National Geographic reports:

[Head archaeologist] Belinski asked criminologists in nearby Stavropol to analyze a black residue inside the vessels. The results came back positive for opium and cannabis, confirming a practice first reported by Herodotus. The Greek historian claimed that the Scythians used a plant to produce smoke "that no Grecian vapour-bath can surpass … transported by the vapor, [they] shout aloud."

Because the sticky residue was found on the inside of the vessels, Belinski and Gass think they were used to brew and drink a strong opium concoction, while cannabis was burning nearby. "That both drugs were being used simultaneously is beyond doubt," Gass says. [National Geographic]

You can read more about this heady, "once-in-a-century discovery" at National Geographic. Nico Lauricella

Quotables
9:54 a.m. ET
David Greedy/Getty Images

In a Morning Joe interview Wednesday, Sen. Rand Paul (R-Ky.) blamed Republican "hawks" like Sen. Lindsey Graham (R-S.C.) for ISIS' rise and growth.

"ISIS exists and grew stronger because of the hawks in our party who gave arms indiscriminately, and most of those arms were snatched up by ISIS," Paul told Joe Scarborough. "These hawks also wanted to bomb Assad, which would have made ISIS' job even easier. They've created these people."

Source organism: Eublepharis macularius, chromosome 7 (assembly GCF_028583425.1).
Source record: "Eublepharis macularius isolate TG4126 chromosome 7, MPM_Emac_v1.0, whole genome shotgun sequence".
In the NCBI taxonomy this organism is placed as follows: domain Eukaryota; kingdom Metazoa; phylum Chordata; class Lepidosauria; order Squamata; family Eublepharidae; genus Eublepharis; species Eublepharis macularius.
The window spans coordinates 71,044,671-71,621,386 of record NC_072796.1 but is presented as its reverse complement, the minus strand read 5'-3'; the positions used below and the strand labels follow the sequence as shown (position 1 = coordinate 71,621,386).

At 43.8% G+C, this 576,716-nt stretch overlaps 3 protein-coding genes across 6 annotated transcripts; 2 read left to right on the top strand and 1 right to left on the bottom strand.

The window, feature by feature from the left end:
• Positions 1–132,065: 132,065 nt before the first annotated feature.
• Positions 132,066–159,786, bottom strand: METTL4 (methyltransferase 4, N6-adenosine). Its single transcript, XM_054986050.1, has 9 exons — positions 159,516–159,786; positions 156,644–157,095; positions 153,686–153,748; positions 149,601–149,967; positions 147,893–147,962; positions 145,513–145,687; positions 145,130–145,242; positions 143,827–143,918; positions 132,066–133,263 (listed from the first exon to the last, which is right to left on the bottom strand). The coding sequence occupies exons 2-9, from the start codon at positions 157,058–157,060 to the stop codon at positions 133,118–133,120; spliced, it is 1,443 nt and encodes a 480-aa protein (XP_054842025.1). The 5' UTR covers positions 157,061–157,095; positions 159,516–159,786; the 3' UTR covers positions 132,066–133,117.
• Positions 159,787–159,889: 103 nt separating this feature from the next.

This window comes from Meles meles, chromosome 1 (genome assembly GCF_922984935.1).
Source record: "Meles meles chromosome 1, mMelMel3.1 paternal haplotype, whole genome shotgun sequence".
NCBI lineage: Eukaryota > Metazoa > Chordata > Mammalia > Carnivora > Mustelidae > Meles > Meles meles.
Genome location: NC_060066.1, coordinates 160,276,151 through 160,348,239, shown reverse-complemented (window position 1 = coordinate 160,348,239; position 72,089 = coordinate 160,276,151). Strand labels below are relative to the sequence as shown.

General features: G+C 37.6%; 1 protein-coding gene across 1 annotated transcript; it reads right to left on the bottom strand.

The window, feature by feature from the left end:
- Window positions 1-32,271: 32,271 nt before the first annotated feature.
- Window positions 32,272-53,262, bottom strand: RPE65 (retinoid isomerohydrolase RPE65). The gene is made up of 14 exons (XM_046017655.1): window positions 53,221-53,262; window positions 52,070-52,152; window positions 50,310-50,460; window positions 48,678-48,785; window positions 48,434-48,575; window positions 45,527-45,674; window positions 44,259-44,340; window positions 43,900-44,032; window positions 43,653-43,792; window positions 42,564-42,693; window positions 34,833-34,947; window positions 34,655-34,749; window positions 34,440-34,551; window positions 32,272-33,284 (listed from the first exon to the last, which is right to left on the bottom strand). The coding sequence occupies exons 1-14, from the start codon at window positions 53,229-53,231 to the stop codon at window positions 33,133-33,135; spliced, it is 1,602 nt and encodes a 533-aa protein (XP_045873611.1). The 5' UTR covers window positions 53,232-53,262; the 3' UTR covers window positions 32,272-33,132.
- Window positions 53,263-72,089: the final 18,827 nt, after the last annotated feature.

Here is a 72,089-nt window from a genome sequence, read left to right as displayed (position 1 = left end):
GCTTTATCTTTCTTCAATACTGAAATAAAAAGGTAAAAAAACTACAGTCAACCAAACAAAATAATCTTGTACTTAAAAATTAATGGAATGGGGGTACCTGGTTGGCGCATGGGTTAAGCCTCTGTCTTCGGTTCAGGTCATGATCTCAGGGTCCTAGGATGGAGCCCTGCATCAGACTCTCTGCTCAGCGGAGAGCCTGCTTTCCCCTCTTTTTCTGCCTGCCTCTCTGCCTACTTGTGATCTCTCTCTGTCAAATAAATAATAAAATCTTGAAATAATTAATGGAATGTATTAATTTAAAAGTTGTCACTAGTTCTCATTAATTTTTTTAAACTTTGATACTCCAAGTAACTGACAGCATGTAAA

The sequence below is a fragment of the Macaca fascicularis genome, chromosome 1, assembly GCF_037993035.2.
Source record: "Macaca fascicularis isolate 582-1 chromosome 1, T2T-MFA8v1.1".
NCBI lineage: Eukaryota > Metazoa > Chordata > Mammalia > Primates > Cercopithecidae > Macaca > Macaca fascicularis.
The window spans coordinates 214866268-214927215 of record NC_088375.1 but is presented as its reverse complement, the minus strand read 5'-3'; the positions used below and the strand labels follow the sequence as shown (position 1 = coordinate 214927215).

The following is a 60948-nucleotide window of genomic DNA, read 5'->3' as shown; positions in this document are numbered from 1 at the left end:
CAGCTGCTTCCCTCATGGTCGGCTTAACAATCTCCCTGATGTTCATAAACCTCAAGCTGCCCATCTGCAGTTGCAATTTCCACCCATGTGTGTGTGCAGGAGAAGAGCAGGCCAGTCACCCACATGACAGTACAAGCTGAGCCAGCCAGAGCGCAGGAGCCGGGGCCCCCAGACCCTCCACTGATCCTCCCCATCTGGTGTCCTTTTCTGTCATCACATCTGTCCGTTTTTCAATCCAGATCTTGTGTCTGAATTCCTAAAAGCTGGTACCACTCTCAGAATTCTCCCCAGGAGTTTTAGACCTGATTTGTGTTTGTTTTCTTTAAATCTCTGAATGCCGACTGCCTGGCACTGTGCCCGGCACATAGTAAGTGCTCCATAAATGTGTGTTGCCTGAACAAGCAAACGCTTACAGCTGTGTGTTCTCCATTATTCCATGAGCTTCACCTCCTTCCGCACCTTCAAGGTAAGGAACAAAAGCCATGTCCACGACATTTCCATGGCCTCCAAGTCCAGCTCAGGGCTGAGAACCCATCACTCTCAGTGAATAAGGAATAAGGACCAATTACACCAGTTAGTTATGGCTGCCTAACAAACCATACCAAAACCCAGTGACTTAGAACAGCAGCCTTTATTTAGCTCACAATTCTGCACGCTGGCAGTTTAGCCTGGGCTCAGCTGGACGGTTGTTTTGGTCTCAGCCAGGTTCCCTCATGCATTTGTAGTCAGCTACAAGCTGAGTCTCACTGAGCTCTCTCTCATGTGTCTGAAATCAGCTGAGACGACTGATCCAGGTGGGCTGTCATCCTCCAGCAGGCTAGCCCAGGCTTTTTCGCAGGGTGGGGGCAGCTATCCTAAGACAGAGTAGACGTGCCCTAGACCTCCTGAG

Paul also said that ISIS is "all over Libya" because Republicans "loved Hillary Clinton's war" and "wanted more of it." He also said that both Libya and Iraq are "failed states." Meghan DeMaria

This just in
9:02 a.m. ET
Cate Gillon/Getty Images

For the first time in 10 years, military regulations at the U.S. naval base in Guantanamo Bay, Cuba, will prevent lawyers from bringing food to inmates during legal meetings.

Lawyers often bring treats, such as McDonald's Big Mac sandwiches or chocolate chip cookies, with them to legal conferences at the facility.

Prison officials have defended the new regulations, which go into effect Wednesday, for health and safety reasons. But critics say the food helps prisoners cooperate with their lawyers, such as when attorneys got prisoner Abu Wa’el Dhiab to drink juice during a hunger strike.